Donald Trump is driven by his pathological jealousy and hatred of Barack Obama. More than anything he wants to destroy Obama’s legacy. But Trump is going to fail.
I keep reading that Donald Trump is destroying Barack Obama’s legacy. But it’s not really true. Trump has been rolling back some of the Obama-era rules and regulations. But Trump cannot change all of the good that Obama did.
We’ve never had an American president so obsessed with, and insanely jealous of, his predecessor. He may be able to chip away at the edges of some of Obama’s accomplishments. But he’s completely delusional about destroying Obama’s legacy. As usual, Trump doesn’t understand the breadth or depth of what Obama actually did.
As Jonathan Chait from New York Magazine said,
“Very few people, even people who follow politics closely or professionally, have been able to hold in their heads just how much Obama accomplished… One of the most important elements of Obama’s legacy — indeed, at the time it was frequently said it would be the entire Obama legacy — was his response to the greatest financial crisis in 75 years. The stimulus, the stress tests that re-solidified the banking sector, and the auto bailout all collectively saved the economy from a second Great Depression. And all these measures passed in the face of total and frequently hysterical opposition from the entire Republican Party, along with many Democrats.”
The economy is not growing any faster under Trump than it did under Obama. The fact that Trump has been able to take credit for the strong economy shows how underappreciated Obama’s accomplishments were. Trump and the Republicans might have done a better job of forming the narrative on the economy. But they are not doing a better job on the economy. This boom is thanks to Obama. And, no matter what Trump says, he can’t change that.
It is true that Trump is rolling back some of Obama’s achievements on climate change and healthcare. But we shouldn’t overestimate the extent of Trump’s efforts.
“The $80-billion green energy investments in the stimulus stood up a massive expansion in green tech, from wind to solar to electric cars and more energy-efficient appliances. The plummeting cost of green energy gave world leaders the economic space to craft the first international climate accord.”
“Trump can’t unspend the green energy subsidies. He’s trying to undo Obama’s regulations, but courts are checking him, and market forces have stymied Trump’s desire to revive dirty energy, which continues to decline. The emissions targets reached in the first Paris accord were not ambitious enough, and were meant to set the table for continuous ratchets. Trump has thrown sand in the gears by pulling out of the accord. But while he has impeded progress, he has not stopped it, let alone restored the status quo ante. Political support for the Paris goals remains firm globally, and the economic basis for the developing world to follow a green energy path — rather than the dirty energy model the West followed — continues to brighten. Trump has been a speed bump on a path he cannot fundamentally alter.”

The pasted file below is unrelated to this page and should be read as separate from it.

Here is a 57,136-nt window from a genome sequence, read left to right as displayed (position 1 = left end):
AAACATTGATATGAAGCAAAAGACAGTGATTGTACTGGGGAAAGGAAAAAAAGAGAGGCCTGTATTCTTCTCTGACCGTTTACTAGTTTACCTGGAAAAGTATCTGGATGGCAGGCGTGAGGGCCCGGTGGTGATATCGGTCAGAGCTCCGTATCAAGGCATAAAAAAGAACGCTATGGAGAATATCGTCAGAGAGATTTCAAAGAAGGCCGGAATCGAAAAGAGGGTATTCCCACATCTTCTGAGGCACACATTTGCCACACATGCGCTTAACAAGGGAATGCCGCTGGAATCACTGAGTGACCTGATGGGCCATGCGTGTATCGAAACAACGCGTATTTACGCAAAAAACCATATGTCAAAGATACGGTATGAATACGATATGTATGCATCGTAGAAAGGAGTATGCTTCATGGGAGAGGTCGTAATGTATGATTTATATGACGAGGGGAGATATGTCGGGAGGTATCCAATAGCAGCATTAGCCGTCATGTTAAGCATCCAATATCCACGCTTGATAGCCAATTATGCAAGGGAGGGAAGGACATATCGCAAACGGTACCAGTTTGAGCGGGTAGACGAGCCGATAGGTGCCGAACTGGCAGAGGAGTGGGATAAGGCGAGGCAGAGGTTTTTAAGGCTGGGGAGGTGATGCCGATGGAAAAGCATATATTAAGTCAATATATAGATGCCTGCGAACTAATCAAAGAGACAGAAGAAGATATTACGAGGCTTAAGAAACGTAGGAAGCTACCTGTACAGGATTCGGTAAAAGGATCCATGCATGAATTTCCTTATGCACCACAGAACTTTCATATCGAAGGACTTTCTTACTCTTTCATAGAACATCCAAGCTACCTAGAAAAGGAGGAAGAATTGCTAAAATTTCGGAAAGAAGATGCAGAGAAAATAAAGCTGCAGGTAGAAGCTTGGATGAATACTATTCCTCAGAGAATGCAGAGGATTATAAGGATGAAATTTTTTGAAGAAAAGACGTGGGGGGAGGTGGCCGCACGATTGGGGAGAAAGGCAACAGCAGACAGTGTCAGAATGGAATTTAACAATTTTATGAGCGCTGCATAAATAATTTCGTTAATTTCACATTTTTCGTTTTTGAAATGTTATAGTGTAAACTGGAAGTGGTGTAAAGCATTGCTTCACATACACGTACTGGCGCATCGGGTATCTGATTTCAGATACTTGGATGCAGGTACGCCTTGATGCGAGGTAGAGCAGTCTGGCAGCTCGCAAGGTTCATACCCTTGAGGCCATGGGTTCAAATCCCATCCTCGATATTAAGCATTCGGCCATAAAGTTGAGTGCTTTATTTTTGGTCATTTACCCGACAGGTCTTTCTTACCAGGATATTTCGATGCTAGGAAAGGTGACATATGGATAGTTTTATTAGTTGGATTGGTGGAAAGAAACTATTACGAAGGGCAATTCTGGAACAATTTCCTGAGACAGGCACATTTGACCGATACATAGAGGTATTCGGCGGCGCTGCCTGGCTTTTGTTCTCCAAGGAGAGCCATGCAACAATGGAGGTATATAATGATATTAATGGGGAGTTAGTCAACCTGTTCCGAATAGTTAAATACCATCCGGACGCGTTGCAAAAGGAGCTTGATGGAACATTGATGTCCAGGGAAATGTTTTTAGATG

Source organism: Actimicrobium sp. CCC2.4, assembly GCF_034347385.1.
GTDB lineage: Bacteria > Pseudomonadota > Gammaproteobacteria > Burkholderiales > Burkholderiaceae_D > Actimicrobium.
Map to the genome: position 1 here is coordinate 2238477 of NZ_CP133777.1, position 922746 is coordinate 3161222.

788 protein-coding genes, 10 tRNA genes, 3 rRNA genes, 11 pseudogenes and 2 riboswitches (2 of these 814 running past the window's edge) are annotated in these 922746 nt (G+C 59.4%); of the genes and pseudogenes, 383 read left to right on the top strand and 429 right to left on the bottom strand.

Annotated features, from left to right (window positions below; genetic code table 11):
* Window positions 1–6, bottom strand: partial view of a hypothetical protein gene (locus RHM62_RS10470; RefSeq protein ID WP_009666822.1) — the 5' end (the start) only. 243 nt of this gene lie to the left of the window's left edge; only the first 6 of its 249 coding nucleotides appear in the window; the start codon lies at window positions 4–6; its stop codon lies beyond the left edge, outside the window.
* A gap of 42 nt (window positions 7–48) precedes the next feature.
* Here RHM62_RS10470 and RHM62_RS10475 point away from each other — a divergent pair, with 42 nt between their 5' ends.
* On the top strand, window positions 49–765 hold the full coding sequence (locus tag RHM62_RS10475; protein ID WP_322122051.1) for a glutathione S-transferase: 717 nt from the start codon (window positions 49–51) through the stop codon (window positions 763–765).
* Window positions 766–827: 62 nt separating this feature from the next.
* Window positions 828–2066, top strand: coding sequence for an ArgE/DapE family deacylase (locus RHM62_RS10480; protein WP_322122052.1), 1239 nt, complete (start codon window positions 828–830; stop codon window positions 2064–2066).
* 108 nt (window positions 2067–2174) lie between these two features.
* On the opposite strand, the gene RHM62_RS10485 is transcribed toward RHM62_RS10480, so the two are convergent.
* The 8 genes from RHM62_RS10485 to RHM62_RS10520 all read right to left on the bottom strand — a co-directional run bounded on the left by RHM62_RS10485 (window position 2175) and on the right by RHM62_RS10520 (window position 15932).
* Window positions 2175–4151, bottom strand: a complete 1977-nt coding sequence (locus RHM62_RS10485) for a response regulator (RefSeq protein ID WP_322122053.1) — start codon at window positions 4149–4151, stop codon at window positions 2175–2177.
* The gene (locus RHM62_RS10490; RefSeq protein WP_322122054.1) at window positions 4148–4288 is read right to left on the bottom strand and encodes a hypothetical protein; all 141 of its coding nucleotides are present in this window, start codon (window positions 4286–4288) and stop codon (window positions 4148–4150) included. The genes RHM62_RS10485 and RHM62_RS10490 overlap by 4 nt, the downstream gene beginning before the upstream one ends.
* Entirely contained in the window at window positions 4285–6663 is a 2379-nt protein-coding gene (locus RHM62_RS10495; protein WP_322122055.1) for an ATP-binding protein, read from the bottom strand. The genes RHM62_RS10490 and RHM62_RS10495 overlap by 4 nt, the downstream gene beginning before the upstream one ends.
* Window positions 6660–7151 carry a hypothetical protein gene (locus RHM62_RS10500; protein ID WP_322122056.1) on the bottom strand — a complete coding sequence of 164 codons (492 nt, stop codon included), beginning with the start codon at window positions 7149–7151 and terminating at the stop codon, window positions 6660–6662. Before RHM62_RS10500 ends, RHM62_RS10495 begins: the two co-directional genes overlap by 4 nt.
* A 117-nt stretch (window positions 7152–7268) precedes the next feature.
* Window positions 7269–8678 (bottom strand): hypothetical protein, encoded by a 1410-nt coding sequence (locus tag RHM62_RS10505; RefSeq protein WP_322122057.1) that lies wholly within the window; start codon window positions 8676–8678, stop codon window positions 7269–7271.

The same basically holds true for healthcare. Trump and the Republicans have chipped away at it around the edges. But the basic structure of Obamacare is intact. It’s far from the death spiral that Trump wishes for. And, in the future, after Trump is gone, the Dems will build on Obamacare and improve the law further. Trump can’t stop that.
“It may be fair to consider the durability of legacy achievements. But in this bitter partisan age, they will inevitably swing back and forth. A still photo of the Obama legacy under Trump, as if the political clock has stopped forever, is the opposite of a long-term approach. Will Trump’s vision of health care have prevailed over Obama’s, 50 years from now? His ideas about democracy and tolerance? Will textbooks afford Trump more reverence than Obama? That story remains to be written by us all. But I suspect it will not be the one the angry, jealous old man in the Oval Office hopes for.”